During the First World War, as illustrated by the following galleries, triumph years have been transferred to the destruction of humans because the airplane has assumed the role of a weapon, and Long Island has become the center of military aviation design, testing and production during this time. The display is the first aircraft acquired by Charles Lindberg, Curtiss JN-4 Jenny purchased in 1923 for $ 500; along with Breese Penguin coach from 1918, the only one of the original 250 original ones left; Thomas-Morse S4C Scout with a flying airplane with an original Marlin machine gun; and the F. Trubee Davison World War 1 hangar, which sports a ribbed, uncovered dragon Curtiss Jenny with a propeller, propeller and fuel tank; and 196nm of the Gnome Monosoupope engine with a capacity of 160 hp and a 1916 engine from France.
During the Golden Age of Aeronautics, which ranged from 20 years from 1919 to 1938, the mature aerospace industry evolved from a dangerous sport to a viable commercial industry. This varied collection of aircraft in this gallery includes a sister ship to the original Ryan NYP Spirit of St. Louis. Louis and used to shoot epic stories; the aerospace engineering company "Ace", which became America's first sports aircraft; replica of the Curtiss / Sperry aerial torpedo; 1932 Grumman F3F-2 Navy Scout Fighter; Brunner Winkle Model Byrd Biplane built in Glendale, Queens; US Air Force / Amphibian Savoie Marchetti S-56 made in Port Washington; and Grumman G-21 Goose in Blue, Mr. American Airways System Paintings
During the Second World War, as shown by his respective gallery, aircraft made by Repubic and Grumman were crucial to the victory of the US, and during the six-year period 1939 to 1945, about 45,000 kites were removed from the production line. The display is the helpless warrior Waco CG-4, who was used to deliver soldiers behind enemy lines; Republic of P-47N Thunderbolt; Grumman F6F Hellcat, the Grumman TBM Avenger, the Grumman F6F Hellcat, the Douglas C-47 cockpit, and the Lower Sperry type A-2 to protect the underside of the B-17 and the B-24 long
as evidenced by the Jet Age Gallery, rebuilt military air transport by endowing aircraft with unprecedented speed, scope, maneuverability, and offensive capabilities, and Grumman Aircraft Corporation played a part in this development. designed more than 40 civilian and military types, which represented approximately 33,000 kites and provided employment to 200,000 Long Island residents. Its military aircraft played a crucial role in many conflicts, including those in Korea, Vietnam, Gulf War, the Balkans, Afghanistan, and Iraq. There are several Grumman designs, including the E-2 Hawkeye for the early warning / control and steering aircraft, the F9F-7 Cougar, the F-14 Tomcat forward fuselage and the A-6 Intruder cockpit simulator, while Republic Aviation is represented by the F-84B Thunderjet , the F-105B supersonic fighter and the Thunderbolt A-10A cabin compartment. Boeing 727, Westinghouse J-34's Nose and Cockpit and Turbine Engine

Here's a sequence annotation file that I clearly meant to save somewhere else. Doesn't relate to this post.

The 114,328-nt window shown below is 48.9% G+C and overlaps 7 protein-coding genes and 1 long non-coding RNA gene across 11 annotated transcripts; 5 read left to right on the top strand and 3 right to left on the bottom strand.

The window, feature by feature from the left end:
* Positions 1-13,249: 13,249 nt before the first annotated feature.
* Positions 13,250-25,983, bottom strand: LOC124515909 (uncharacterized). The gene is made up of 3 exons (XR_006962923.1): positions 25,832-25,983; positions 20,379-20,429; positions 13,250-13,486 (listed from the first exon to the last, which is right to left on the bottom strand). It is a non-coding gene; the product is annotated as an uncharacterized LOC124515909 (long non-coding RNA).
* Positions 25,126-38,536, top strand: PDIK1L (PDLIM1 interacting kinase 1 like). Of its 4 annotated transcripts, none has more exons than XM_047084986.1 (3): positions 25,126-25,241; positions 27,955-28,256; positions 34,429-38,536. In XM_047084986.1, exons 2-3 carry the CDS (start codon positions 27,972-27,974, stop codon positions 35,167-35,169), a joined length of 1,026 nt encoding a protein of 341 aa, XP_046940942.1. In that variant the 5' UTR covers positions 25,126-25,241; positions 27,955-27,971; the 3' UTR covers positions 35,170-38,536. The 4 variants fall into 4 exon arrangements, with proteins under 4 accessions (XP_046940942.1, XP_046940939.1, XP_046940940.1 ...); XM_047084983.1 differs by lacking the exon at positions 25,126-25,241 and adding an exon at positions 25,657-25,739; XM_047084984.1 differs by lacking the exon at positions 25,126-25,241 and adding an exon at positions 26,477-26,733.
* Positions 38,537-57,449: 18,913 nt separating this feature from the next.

Current Air Force Gallery features air traffic controllers that emphasize the overcrowded JFK, La Guardia and Newark airport trips with their Long Island MacArthur and White Plains secondary airports Westchester County, and Farmingdale's Republic, the busiest field for General Aviation and Relief
The Exploring Space Gallery, the last of eight, represents a dramatic transition from atmospheric flight into space and highlights the rich contribution of Long Island to this to the aviation sector. His exhibits include the Goddard A-series; grumman orbiting astronomical observatory; adapter Grumman echo; Sputnik's satellite model of life, which was introduced by the Soviet Union and whose original hardware launched the space race; Rocket Grumman Rigel from 1953; module simulator Grumman Lunar Module; and the Rockwell control module, which was used before the 25,000 mph ground reconnaissance test in 1966 before the pilots of Apollo